Middle East — 10 April 2006

The referral of Iran to the U.N. Security Council earlier this month, and the accompanying rhetoric from Tehran and Washington, has increased international concern over the likelihood of another military conflict in the Middle East.

Following the failure to discover weapons of mass destruction in Iraq, there is now much greater public scepticism about the claims of Western governments and the capabilities of western intelligence services. At the same time however, there is real concern about the prospect of the Iranian regime, in a volatile region, acquiring nuclear capabilities.

The speakers will address the official stances of the U.S. and Iranian governments, as well as addressing some of the following key questions:

  • What is the likelihood that the Iranian nuclear programme is genuinely a
    peaceful one, and if a covert military programme exists, how far away is Iran from producing deployable weapons?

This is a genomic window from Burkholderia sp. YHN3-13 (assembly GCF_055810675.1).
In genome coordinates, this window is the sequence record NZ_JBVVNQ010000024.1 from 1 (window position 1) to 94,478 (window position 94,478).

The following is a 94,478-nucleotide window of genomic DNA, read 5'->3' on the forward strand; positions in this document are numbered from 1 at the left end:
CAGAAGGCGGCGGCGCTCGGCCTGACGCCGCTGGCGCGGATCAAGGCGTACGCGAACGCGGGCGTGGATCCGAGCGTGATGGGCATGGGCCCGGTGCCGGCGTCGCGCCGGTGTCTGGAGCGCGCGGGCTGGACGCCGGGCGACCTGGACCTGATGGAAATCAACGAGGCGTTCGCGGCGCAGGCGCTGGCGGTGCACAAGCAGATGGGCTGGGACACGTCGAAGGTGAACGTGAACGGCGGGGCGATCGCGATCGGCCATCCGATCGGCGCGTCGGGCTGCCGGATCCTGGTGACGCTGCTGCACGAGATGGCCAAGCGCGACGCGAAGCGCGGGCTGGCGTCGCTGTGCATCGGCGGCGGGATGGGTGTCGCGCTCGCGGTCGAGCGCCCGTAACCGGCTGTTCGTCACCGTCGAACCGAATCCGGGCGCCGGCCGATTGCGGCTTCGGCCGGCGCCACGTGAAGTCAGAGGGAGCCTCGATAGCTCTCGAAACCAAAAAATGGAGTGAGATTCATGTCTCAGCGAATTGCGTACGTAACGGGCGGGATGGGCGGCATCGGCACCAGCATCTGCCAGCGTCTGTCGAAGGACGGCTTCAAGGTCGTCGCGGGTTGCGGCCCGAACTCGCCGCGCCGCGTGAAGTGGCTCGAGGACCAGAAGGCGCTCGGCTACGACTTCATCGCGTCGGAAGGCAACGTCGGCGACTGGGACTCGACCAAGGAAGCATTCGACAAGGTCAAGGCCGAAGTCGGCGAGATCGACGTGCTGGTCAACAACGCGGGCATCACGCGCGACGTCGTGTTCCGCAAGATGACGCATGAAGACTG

• Assuming that Iran were able to successfully develop nuclear weapons, what are
    the possible global and regional ramifications? Could the world possibly live with a
    nuclear Iran?

  • As the official nuclear powers retain their existing arsenals and develop new systems (U.S. development of tactical nuclear weapons, British renewal of Trident), does this contribute to the determination of non-nuclear weapons states to develop their own capabilities?
  • What if any type of action should be taken against Iran, should military options be taken off the table?

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